I’ve been using MyNatureWatch setup on my bird table for ages now, and I really love it (you should try it). The standard setup is with a pi zero (though it works fine with other versions of the Pi too). I’ve used the recommended, very cheap, pi zero camera with it, and also the usual pi camera (you can fit it to a zero using a special cable). I got myself one of the newish high quality Pi cameras (you need a lens too, I got this one) to see if I could get some better pics.
I was asked on twitter how easy it is to set up with the HQ camera, so here are some quick notes on how I did it. Short answer – if you use the newish beta version of the MyNatureWatch downloadable image it works just fine with no changes. If you are on the older version, you need to upgrade it, which is a bit fiddly because of the way it works (it creates its own wifi access point that you can connect to, so it’s never usually online). It’s perfectly doable with some fiddling, but you need to share your laptop’s network and use ssh.
MyNatureWatch Beta – this is much the easiest option. The beta is downloadable here (more details) and was some cool new features such as video. Just install as usual and connect the HQ camera using the zero cable (you’ll have to buy this separately, the HQ camera comes with an ordinary cable). It is a beta and I had a networking problem with it the first time I installed it (the second time it was fine). You could always put it on a new SD card if you don’t want to blat a working installation. Pimoroni have 32GB cards for £9.
The only fiddly bit after that is adjusting the focus. If you are not used to it, the high quality camera CCTV lens is a bit confusing, but it’s possible to lock all the rings so that you can set the focus while it’s in a less awkward position if you like. Here are the instructions for that (pages 9 and 10).
MyNatureWatch older version – to make this work with the HQ camera you’ll need to be comfortable with sharing your computer’s network over USB, and with using ssh. Download the img here, and install on an SD card as usual. Then, connect the camera to the zero using the zero cable (we’ll need it connected to check things are working).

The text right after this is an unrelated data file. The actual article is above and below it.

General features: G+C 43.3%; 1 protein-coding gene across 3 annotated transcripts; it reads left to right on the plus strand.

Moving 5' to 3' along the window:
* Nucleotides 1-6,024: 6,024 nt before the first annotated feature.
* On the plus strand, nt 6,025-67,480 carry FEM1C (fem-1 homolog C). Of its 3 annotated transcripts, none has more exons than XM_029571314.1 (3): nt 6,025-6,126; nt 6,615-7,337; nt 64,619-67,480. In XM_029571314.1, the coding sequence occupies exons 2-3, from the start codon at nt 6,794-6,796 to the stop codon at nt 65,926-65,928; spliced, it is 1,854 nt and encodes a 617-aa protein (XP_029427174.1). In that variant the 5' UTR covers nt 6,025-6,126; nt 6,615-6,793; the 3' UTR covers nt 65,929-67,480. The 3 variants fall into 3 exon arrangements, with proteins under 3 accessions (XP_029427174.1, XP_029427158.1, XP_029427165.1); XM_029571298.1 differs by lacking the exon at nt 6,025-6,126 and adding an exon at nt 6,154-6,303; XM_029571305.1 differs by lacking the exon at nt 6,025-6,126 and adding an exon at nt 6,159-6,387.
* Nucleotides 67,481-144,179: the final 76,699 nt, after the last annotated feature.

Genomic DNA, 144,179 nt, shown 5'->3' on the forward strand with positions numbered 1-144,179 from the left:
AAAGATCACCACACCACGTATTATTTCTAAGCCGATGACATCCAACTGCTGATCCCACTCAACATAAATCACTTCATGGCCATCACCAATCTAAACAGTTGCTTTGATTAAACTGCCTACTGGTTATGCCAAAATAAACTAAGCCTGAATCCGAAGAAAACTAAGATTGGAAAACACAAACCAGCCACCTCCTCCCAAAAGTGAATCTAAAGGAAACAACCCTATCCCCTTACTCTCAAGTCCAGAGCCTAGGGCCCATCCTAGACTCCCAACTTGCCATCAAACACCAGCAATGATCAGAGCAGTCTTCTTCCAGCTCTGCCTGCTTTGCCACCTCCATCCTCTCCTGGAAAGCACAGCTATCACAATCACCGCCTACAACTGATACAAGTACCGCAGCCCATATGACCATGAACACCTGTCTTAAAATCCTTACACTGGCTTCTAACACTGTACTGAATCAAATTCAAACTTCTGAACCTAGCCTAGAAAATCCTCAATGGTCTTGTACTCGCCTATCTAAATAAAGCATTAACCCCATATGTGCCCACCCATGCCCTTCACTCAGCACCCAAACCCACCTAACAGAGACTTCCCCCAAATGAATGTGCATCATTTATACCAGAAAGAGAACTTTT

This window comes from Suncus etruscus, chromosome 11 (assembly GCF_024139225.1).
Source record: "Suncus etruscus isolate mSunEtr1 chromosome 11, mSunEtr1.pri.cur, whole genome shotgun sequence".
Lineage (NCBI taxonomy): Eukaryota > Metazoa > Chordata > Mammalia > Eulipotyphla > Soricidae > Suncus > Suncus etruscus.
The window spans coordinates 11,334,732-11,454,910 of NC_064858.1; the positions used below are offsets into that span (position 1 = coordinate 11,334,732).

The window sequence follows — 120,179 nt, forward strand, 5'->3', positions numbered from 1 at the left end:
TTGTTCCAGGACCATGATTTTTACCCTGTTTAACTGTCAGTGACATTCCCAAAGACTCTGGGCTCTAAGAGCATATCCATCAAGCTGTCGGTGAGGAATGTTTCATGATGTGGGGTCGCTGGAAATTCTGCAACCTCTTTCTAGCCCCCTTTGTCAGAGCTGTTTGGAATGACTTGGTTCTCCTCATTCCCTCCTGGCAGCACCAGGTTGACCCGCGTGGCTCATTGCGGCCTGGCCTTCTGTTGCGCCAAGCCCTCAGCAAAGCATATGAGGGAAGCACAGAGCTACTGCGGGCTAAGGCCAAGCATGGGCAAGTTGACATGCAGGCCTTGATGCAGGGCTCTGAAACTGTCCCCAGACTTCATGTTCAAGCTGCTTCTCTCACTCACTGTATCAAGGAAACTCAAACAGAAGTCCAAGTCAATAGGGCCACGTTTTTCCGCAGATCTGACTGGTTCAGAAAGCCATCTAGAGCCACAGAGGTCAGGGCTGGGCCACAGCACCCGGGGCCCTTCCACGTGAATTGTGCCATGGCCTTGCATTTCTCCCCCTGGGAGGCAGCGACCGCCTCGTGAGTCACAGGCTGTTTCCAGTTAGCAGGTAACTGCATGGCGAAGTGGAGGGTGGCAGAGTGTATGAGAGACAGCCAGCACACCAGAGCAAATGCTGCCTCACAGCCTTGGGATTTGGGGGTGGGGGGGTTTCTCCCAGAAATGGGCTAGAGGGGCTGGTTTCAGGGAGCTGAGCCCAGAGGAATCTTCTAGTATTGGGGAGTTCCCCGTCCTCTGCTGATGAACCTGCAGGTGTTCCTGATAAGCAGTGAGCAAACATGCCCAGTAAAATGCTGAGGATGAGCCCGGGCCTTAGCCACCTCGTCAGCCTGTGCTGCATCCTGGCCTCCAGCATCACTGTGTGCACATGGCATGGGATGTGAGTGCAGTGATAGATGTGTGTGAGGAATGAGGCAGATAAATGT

Next, share your network with the Pi. On a mac it’s like this:
You might not have the RNDIS/Ethernet gadget option there on yours – I just ticked all of them the first time and *handwave* it worked after a couple of tries.
Now connect your zero to your laptop using the zero’s USB port (not its power port) – we’re going to be using the zero as a gadget (which the MyNatureWatch people have already kindly set up for you).
Once it’s powered up as usual, use ssh to login to the pi, like this:
ssh email@example.com password: badgersandfoxes
On a mac, you can always ssh in but can’t necessarily reach the internet from the device. Test that the internet works like this:
This sort of thing means it’s working:
PING www.google.com (126.96.36.199) 56(84) bytes of data. 64 bytes from lhr48s22-in-f4.1e100.net (188.8.131.52): icmp_seq=1 ttl=116 time=19.5 ms 64 bytes from lhr48s22-in-f4.1e100.net (184.108.40.206): icmp_seq=2 ttl=116 time=19.6 ms
If it just hangs, try unplugging the zero and trying again. I’ve no idea why it works sometimes and not others.
Once you have it working, stop mynaturewatch using the camera temporarily:
sudo systemctl stop nwcameraserver.service
and try taking a picture:
raspistill -o tmp.jpg
you should get this error:
mmal: Cannot read camera info, keeping the defaults for OV5647 mmal: mmal_vc_component_create: failed to create component 'vc.ril.camera' (1:ENOMEM) mmal: mmal_component_create_core: could not create component 'vc.ril.camera' (1) mmal: Failed to create camera component mmal: main: Failed to create camera component mmal: Camera is not detected. Please check carefully the camera module is installed correctly
Ok so now upgrade:
sudo apt-get update sudo apt-get upgrade
you will get a warning about hostapd – click
q when you see this. The whole upgrade took about 20 minutes for me.
When it’s done, reboot
ssh in again, and test again if you want
sudo systemctl stop nwcameraserver.service raspistill -o tmp.jpg
sudo systemctl unmask hostapd.service sudo systemctl enable hostapd.service
reboot again, and then you should be able to use it as usual (i.e. connect to its own wifi access point etc).
The only fiddly bit after that is adjusting the focus. I used a gnome for that, but still sometimes get it wrong. If you are not used to it, the high quality camera CCTV lens is a bit confusing – it’s possible to lock all the rings so that you can set the focus while it’s in a less awkward position if you like. Here are the instructions for that (pages 9 and 10).
Here’s a few more pictures from the camera.